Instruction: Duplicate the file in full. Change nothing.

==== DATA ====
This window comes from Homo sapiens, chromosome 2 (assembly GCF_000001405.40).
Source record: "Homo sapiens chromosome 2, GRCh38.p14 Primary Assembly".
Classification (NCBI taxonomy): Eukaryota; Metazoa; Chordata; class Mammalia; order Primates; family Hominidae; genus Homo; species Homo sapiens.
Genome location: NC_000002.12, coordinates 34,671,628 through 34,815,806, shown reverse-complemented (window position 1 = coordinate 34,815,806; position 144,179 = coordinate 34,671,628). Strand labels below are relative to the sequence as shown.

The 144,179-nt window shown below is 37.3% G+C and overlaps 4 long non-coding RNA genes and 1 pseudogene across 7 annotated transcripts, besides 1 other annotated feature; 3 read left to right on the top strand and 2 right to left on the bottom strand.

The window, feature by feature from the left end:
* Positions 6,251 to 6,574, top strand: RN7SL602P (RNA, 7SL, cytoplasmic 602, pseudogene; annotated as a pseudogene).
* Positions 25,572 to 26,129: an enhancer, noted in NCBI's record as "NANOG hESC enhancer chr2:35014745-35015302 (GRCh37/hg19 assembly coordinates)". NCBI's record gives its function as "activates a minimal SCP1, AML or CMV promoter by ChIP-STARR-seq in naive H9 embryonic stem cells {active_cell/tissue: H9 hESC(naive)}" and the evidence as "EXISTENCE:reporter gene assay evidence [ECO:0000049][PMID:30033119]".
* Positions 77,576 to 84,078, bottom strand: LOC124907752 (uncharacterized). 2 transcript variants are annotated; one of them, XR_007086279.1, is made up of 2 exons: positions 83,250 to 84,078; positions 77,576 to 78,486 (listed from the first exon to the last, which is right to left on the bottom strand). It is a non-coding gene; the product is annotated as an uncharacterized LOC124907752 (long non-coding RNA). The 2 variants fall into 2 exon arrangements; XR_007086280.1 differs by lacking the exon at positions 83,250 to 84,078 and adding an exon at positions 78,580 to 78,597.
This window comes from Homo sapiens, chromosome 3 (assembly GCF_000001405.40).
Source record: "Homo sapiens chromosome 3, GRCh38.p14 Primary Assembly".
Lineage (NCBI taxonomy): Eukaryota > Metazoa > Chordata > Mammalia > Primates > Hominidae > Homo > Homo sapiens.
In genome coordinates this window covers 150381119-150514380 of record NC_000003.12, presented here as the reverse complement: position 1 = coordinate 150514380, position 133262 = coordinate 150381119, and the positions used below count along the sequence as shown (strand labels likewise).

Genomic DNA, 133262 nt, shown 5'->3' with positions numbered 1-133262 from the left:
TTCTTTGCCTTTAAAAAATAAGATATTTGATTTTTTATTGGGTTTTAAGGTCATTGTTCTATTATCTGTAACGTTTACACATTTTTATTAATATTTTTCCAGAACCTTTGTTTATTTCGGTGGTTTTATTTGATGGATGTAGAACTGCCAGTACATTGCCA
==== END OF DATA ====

This window comes from Homo sapiens, chromosome 2 (assembly GCF_000001405.40).
Source record: "Homo sapiens chromosome 2, GRCh38.p14 Primary Assembly".
Classification (NCBI taxonomy): Eukaryota; Metazoa; Chordata; class Mammalia; order Primates; family Hominidae; genus Homo; species Homo sapiens.
Genome location: NC_000002.12, coordinates 34,671,628 through 34,815,806, shown reverse-complemented (window position 1 = coordinate 34,815,806; position 144,179 = coordinate 34,671,628). Strand labels below are relative to the sequence as shown.

The 144,179-nt window shown below is 37.3% G+C and overlaps 4 long non-coding RNA genes and 1 pseudogene across 7 annotated transcripts, besides 1 other annotated feature; 3 read left to right on the top strand and 2 right to left on the bottom strand.

The window, feature by feature from the left end:
* Positions 6,251 to 6,574, top strand: RN7SL602P (RNA, 7SL, cytoplasmic 602, pseudogene; annotated as a pseudogene).
* Positions 25,572 to 26,129: an enhancer, noted in NCBI's record as "NANOG hESC enhancer chr2:35014745-35015302 (GRCh37/hg19 assembly coordinates)". NCBI's record gives its function as "activates a minimal SCP1, AML or CMV promoter by ChIP-STARR-seq in naive H9 embryonic stem cells {active_cell/tissue: H9 hESC(naive)}" and the evidence as "EXISTENCE:reporter gene assay evidence [ECO:0000049][PMID:30033119]".
* Positions 77,576 to 84,078, bottom strand: LOC124907752 (uncharacterized). 2 transcript variants are annotated; one of them, XR_007086279.1, is made up of 2 exons: positions 83,250 to 84,078; positions 77,576 to 78,486 (listed from the first exon to the last, which is right to left on the bottom strand). It is a non-coding gene; the product is annotated as an uncharacterized LOC124907752 (long non-coding RNA). The 2 variants fall into 2 exon arrangements; XR_007086280.1 differs by lacking the exon at positions 83,250 to 84,078 and adding an exon at positions 78,580 to 78,597.
This window comes from Homo sapiens, chromosome 3 (assembly GCF_000001405.40).
Source record: "Homo sapiens chromosome 3, GRCh38.p14 Primary Assembly".
Lineage (NCBI taxonomy): Eukaryota > Metazoa > Chordata > Mammalia > Primates > Hominidae > Homo > Homo sapiens.
In genome coordinates this window covers 150381119-150514380 of record NC_000003.12, presented here as the reverse complement: position 1 = coordinate 150514380, position 133262 = coordinate 150381119, and the positions used below count along the sequence as shown (strand labels likewise).

Genomic DNA, 133262 nt, shown 5'->3' with positions numbered 1-133262 from the left:
TTCTTTGCCTTTAAAAAATAAGATATTTGATTTTTTATTGGGTTTTAAGGTCATTGTTCTATTATCTGTAACGTTTACACATTTTTATTAATATTTTTCCAGAACCTTTGTTTATTTCGGTGGTTTTATTTGATGGATGTAGAACTGCCAGTACATTGCCA